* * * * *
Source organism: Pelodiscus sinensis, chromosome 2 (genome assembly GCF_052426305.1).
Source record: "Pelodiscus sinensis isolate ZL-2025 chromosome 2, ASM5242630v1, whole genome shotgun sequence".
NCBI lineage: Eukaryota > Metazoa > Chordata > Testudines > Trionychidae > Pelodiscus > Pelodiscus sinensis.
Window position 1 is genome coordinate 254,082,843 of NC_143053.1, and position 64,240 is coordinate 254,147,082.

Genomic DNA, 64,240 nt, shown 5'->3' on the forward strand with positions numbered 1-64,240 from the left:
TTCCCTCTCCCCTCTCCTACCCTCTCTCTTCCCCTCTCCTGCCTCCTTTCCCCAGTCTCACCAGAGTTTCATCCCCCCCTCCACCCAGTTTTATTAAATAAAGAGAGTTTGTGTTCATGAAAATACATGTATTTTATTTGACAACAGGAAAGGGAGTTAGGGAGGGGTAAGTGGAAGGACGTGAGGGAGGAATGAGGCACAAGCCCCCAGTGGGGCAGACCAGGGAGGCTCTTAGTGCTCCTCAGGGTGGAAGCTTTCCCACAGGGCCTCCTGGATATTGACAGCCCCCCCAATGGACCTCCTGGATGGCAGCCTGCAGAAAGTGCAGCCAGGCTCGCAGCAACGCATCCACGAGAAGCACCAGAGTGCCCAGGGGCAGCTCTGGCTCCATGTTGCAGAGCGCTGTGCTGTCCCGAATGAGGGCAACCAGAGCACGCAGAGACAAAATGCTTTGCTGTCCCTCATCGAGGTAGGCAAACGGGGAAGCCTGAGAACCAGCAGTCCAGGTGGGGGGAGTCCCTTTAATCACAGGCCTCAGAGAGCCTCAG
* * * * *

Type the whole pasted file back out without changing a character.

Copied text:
Source organism: Pelodiscus sinensis, chromosome 2 (genome assembly GCF_052426305.1).
Source record: "Pelodiscus sinensis isolate ZL-2025 chromosome 2, ASM5242630v1, whole genome shotgun sequence".
NCBI lineage: Eukaryota > Metazoa > Chordata > Testudines > Trionychidae > Pelodiscus > Pelodiscus sinensis.
Window position 1 is genome coordinate 254,082,843 of NC_143053.1, and position 64,240 is coordinate 254,147,082.

Genomic DNA, 64,240 nt, shown 5'->3' on the forward strand with positions numbered 1-64,240 from the left:
TTCCCTCTCCCCTCTCCTACCCTCTCTCTTCCCCTCTCCTGCCTCCTTTCCCCAGTCTCACCAGAGTTTCATCCCCCCCTCCACCCAGTTTTATTAAATAAAGAGAGTTTGTGTTCATGAAAATACATGTATTTTATTTGACAACAGGAAAGGGAGTTAGGGAGGGGTAAGTGGAAGGACGTGAGGGAGGAATGAGGCACAAGCCCCCAGTGGGGCAGACCAGGGAGGCTCTTAGTGCTCCTCAGGGTGGAAGCTTTCCCACAGGGCCTCCTGGATATTGACAGCCCCCCCAATGGACCTCCTGGATGGCAGCCTGCAGAAAGTGCAGCCAGGCTCGCAGCAACGCATCCACGAGAAGCACCAGAGTGCCCAGGGGCAGCTCTGGCTCCATGTTGCAGAGCGCTGTGCTGTCCCGAATGAGGGCAACCAGAGCACGCAGAGACAAAATGCTTTGCTGTCCCTCATCGAGGTAGGCAAACGGGGAAGCCTGAGAACCAGCAGTCCAGGTGGGGGGAGTCCCTTTAATCACAGGCCTCAGAGAGCCTCAG